Sri Lanka is already a tragic example of a new kind of transnational terrorism. For those of us who call it home, much of the commentary and framing in the media is a blur at best. We remain paralysed, not just by the magnitude of the events on Easter Sunday, but what is essentially a reset for the country’s post-war trajectory. With presidential elections due later this year revolving around populist incumbents and candidates, this terrorism plays into deeply problematic framing and responses. Comments by President Maithripala Sirisena, other politicians, and the army, blaming human rights activists and “too much of peace” for the violence, indicates the contours of a hostile terrain for peace and reconciliation which is both distressingly familiar and disturbingly novel.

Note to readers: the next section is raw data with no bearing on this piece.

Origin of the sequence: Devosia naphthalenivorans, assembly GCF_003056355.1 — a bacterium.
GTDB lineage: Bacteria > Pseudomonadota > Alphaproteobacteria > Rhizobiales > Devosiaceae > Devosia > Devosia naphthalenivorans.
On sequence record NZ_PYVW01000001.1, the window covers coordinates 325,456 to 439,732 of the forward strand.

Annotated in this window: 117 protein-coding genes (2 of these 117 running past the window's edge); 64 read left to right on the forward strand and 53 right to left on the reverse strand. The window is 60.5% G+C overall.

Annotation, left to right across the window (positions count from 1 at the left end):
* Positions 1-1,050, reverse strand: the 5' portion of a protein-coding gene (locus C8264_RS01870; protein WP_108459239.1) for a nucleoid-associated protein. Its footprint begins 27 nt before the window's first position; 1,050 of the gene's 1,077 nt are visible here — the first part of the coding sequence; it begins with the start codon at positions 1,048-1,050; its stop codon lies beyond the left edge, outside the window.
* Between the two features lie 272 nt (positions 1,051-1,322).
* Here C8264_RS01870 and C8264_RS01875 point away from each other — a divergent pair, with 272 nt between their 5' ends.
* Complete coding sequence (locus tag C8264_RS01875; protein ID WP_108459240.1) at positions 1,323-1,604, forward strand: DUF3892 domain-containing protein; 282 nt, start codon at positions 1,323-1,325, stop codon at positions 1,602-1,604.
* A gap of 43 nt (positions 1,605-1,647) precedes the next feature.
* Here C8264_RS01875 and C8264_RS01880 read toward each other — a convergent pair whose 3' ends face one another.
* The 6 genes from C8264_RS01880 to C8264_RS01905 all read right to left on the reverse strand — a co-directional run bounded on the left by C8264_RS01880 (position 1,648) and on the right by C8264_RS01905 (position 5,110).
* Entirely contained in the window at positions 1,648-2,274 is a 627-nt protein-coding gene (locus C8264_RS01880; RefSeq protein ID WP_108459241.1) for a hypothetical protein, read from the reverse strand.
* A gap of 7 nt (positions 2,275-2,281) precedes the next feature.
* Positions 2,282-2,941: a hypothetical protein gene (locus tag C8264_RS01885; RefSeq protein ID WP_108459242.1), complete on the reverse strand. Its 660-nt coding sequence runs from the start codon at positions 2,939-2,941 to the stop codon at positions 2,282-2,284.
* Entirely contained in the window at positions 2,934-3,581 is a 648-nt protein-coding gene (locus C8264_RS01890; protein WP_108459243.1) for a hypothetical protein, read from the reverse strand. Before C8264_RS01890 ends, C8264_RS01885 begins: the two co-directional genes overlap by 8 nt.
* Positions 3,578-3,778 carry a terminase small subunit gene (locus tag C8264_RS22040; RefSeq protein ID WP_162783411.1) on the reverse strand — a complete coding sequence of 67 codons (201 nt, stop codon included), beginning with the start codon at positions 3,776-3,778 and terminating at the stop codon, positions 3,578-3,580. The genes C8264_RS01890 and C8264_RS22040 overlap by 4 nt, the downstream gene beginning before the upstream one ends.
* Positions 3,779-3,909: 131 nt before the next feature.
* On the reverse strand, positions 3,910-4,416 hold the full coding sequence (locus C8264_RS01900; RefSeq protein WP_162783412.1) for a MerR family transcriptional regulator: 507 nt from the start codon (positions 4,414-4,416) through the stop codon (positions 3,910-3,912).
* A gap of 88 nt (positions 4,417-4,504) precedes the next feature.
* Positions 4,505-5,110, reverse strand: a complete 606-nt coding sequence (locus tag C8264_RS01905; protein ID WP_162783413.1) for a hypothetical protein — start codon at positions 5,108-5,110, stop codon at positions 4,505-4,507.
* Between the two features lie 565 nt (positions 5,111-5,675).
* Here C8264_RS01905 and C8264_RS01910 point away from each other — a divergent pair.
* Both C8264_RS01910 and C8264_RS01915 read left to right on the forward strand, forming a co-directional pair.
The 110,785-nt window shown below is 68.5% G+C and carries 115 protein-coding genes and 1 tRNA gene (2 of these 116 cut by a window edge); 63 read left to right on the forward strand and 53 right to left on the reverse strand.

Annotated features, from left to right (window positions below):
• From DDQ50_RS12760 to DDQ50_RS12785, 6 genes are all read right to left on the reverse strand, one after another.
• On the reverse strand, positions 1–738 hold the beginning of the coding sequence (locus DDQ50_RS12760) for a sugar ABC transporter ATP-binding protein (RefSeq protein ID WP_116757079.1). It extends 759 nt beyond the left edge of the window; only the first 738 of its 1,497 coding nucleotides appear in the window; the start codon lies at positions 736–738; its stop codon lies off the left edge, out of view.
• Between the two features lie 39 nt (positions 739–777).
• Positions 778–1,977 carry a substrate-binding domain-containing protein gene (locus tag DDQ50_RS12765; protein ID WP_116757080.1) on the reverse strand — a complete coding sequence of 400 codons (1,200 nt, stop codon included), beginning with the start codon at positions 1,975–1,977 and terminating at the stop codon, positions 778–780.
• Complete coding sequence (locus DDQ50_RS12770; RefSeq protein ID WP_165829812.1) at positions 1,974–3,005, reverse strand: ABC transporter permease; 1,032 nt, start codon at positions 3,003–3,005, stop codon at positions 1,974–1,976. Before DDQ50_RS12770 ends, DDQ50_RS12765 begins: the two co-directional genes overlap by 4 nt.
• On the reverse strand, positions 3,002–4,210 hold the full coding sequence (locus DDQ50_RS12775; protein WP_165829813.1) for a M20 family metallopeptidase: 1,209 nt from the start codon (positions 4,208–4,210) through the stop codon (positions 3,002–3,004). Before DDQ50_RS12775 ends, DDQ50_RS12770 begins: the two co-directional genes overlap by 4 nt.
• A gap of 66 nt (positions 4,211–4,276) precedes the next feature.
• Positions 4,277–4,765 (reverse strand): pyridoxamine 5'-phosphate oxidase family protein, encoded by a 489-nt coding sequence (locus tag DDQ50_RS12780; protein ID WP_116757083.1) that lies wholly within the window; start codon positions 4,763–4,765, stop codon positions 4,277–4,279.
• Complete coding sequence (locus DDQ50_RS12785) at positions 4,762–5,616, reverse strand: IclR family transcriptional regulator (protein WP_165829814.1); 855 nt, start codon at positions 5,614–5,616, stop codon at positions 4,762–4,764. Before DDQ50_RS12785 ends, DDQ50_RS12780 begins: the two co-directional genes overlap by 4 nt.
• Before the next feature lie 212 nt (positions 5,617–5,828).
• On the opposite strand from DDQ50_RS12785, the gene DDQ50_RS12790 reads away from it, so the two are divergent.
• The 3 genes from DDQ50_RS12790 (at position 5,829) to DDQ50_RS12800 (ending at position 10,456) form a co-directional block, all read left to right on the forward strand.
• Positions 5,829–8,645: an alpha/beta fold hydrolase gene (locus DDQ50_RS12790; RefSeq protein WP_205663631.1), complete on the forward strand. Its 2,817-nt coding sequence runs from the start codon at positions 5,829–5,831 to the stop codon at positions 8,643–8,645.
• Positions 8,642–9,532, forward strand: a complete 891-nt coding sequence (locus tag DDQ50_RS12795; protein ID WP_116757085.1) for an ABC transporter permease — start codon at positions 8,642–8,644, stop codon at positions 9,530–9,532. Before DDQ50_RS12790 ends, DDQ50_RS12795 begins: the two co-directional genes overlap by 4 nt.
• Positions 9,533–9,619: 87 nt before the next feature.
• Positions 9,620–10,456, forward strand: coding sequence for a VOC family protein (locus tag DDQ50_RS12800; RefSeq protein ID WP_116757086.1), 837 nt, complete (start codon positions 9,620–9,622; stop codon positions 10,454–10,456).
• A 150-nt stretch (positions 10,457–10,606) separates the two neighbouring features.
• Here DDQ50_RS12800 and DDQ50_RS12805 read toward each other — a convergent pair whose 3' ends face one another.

I was asked to make sense of the violence on Easter Sunday. The reader, I hope, will forgive me for my failure to do so. Writing five op-eds published in New Zealand, studying and responding to the violence in Christchurch, I thought, would somehow prepare me better to capture what Sri Lanka experienced. The challenge for many of us in peacebuilding is to intellectually engage when emotionally overwhelmed. I am not alone in this and join many others in New Zealand, Sri Lanka and beyond who seem destined to find new meaning or take refuge in the pregnant lines of Robert Frost,
The woods are lovely, dark and deep,
But I have promises to keep,
And miles to go before I sleep,
And miles to go before I sleep.